Hamels has finished among the top ten in Cy Young Award voting four times. He appears primed to finish there again this season, and actually could take a real run at finally winning the honors. Among active pitchers, he is fifth in career B-R Pitching WAR (58.6) behind only Verlander, Greinke, Kershaw, and Sabathia.
Speaking of Cy Young, Hamels is on pace to pass the legendary pitcher himself on his way into the all-time top 20 at some point in that 2021 season.
He was quoted as follows by Jordan Bastian at MLB.com after the game in which he reached that 2,500 K’s mark:
It’s a special moment…It blows me away. I’m fortunate to be in this position. I obviously want to keep continuing and doing it as long as I possibly can.
While the question of whether or not Hamels will one day be a Hall of Famer is almost certainly answered already, there is an interesting question remaining; For which team will Hamels be pitching when he reaches that 3,000 strikeout mark?
Hamels is scheduled to become a free agent at the end of this season. He is making $20 million in the final year of a six-year deal that included a club-option season which he signed while still a member of the Phillies back in July 2012.
When he signed that deal, he still had teammates with whom he had gone to war for years with, some of whom he had won a championship with like Jimmy RollinsChase UtleyRyan HowardCarlos RuizRoy Halladay, and Shane Victorino. The Phillies rotation still included Roy Halladay and Cliff Lee.
Hamels was quoted by the Associated Press at the time of the signing:
I understand that free agency is great, those opportunities of the unknowing. But this is the place that I call home and want to call home for a really long time. I grew up watching Tony Gwynn play and he made San Diego his home for his entire career. That’s ultimately what I want to make here in Philadelphia.”
But Victorino would be gone in less than a week. The careers of both Halladay and Lee would be cut short in less than two years. It would all fall apart so quickly for what had been a glorious era in Phillies baseball.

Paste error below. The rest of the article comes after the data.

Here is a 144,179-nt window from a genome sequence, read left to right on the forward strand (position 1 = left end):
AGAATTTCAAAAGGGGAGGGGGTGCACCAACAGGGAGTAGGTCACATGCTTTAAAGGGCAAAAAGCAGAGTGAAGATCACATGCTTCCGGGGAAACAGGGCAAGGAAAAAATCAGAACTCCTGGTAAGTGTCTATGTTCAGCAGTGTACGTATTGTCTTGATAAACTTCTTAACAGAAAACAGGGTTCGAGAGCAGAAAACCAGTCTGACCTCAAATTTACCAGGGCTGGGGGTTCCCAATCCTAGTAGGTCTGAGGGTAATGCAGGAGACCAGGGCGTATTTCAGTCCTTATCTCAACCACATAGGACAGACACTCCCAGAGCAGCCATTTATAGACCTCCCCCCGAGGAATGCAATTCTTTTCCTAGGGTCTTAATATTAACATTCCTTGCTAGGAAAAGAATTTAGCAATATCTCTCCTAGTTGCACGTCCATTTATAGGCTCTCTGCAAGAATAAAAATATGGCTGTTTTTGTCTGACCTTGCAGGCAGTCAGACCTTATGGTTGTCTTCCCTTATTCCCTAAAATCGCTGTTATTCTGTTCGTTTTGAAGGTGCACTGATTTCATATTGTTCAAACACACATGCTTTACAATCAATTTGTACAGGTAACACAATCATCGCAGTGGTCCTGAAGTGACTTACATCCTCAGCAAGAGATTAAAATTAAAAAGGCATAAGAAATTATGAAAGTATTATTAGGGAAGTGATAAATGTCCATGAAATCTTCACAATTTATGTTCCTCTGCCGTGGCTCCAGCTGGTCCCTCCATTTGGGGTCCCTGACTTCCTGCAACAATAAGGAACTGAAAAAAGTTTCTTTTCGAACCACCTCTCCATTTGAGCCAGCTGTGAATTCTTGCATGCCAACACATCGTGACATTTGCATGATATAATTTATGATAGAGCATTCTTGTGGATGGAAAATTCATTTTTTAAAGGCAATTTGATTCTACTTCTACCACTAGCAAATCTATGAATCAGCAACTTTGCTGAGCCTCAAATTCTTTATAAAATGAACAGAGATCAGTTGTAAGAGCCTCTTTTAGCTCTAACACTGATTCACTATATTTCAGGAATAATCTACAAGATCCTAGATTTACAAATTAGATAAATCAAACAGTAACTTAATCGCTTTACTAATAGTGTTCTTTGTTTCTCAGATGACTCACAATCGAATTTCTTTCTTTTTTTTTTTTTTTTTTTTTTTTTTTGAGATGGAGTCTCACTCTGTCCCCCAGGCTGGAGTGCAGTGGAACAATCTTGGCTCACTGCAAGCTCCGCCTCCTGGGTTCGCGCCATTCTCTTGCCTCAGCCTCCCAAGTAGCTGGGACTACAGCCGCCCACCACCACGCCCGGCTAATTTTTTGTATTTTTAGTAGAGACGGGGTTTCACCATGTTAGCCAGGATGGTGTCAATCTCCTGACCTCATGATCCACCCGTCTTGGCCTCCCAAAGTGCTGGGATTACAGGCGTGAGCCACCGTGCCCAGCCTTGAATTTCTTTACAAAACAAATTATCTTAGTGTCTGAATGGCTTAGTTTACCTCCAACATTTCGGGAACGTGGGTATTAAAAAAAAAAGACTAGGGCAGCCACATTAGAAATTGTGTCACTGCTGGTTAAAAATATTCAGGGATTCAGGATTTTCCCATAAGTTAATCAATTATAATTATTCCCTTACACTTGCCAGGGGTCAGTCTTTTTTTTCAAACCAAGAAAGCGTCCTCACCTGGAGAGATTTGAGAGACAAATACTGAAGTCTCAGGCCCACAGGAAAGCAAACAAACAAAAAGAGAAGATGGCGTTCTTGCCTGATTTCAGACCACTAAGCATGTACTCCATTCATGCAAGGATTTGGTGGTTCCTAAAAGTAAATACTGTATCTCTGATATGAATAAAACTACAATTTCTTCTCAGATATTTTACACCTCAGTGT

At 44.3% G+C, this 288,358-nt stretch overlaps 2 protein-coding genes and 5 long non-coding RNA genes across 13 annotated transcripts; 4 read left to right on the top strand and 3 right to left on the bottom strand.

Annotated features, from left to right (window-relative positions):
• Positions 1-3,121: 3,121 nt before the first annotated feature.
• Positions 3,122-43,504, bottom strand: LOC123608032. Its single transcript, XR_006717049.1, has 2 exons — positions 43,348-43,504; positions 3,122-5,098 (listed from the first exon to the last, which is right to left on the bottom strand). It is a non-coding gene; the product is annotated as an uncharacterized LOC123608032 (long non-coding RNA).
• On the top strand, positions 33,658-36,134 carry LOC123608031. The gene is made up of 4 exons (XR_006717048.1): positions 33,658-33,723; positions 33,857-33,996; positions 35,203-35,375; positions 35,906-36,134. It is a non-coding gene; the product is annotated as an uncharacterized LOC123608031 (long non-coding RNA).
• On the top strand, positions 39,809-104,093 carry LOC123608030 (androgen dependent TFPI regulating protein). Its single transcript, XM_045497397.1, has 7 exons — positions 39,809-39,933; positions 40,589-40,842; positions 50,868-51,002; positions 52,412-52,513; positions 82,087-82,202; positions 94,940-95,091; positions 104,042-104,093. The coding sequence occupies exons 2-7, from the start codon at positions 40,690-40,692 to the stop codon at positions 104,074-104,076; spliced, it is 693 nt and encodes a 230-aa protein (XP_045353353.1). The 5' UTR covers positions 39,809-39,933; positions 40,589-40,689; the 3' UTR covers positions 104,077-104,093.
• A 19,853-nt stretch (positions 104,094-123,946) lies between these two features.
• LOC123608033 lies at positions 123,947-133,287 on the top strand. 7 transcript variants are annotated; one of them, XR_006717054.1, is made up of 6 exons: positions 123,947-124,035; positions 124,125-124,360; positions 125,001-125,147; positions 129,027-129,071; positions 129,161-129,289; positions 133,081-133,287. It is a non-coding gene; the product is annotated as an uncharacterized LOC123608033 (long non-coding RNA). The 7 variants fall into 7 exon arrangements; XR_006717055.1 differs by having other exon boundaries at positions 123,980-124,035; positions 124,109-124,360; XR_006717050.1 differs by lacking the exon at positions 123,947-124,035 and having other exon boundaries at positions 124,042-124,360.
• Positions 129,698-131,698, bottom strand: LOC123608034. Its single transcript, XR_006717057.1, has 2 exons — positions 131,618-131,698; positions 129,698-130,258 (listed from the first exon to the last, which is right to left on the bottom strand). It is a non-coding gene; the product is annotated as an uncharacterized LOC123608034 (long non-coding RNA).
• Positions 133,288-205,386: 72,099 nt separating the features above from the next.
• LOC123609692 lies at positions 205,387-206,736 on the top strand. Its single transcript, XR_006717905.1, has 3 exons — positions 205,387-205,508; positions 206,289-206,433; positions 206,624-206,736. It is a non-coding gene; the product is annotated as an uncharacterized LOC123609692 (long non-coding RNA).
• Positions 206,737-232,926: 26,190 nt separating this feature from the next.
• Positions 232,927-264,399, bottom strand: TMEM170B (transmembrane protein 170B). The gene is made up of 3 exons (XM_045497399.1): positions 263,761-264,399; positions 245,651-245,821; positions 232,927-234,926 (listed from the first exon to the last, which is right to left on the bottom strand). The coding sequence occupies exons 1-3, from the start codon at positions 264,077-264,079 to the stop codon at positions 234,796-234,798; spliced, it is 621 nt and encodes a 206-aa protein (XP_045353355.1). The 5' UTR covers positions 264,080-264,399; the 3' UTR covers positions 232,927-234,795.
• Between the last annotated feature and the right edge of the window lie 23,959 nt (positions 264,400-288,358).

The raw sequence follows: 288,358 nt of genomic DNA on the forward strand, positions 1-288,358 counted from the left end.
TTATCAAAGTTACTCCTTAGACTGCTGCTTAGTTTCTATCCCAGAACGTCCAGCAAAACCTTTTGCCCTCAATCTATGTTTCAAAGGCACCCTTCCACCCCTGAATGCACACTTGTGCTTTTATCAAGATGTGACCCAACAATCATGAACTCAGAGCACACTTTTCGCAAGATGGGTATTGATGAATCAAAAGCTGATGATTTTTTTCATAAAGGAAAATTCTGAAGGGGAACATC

The other pieces of that 2008 World Series team were sent away or retired. Finally, Hamels himself was shipped off to the Texas Rangers on July 31, 2015 along with reliever Jake Diekman in exchange for a six-player package.
While for a couple of years it appeared that the Phillies had gotten a good haul for their former ace, time has not been kind to that package. Now it almost certainly could be said that the Phillies lost that trade.
Would Hamels make what would be hailed by fans as a triumphant return to the City of Brotherly Love next year? As a veteran left-hander who still appears to have 2-3 good seasons left him, he would appear to fit in perfectly with what will surely be a team that is looking to win immediately.
If Hamels does indeed reach free agency, there will be other serious suitors for his services. He has always been a target in the past of the New York Yankees. His hometown San Diego Padres would almost certainly be looking for a veteran to lead their young rotation, and want to win now as well after signing Manny Machado this past off-season.
The Cubs certainly like what they see, and would presumably love to keep him around. But with youngsters coming through their organization and considering his age and likely contract demands, there appear to be no talks happening regarding an extension at this point.
Whomever Hamels pitches with in the final few years of his career, that team will be getting a future Hall of Famer. And no matter which club that may be, his plaque at Cooperstown will certainly feature him wearing a Phillies cap. In addition to his enshrinement there, fans will get to fete him once again when he is installed on the Phillies Wall of Fame, something that should happen roughly a decade from now.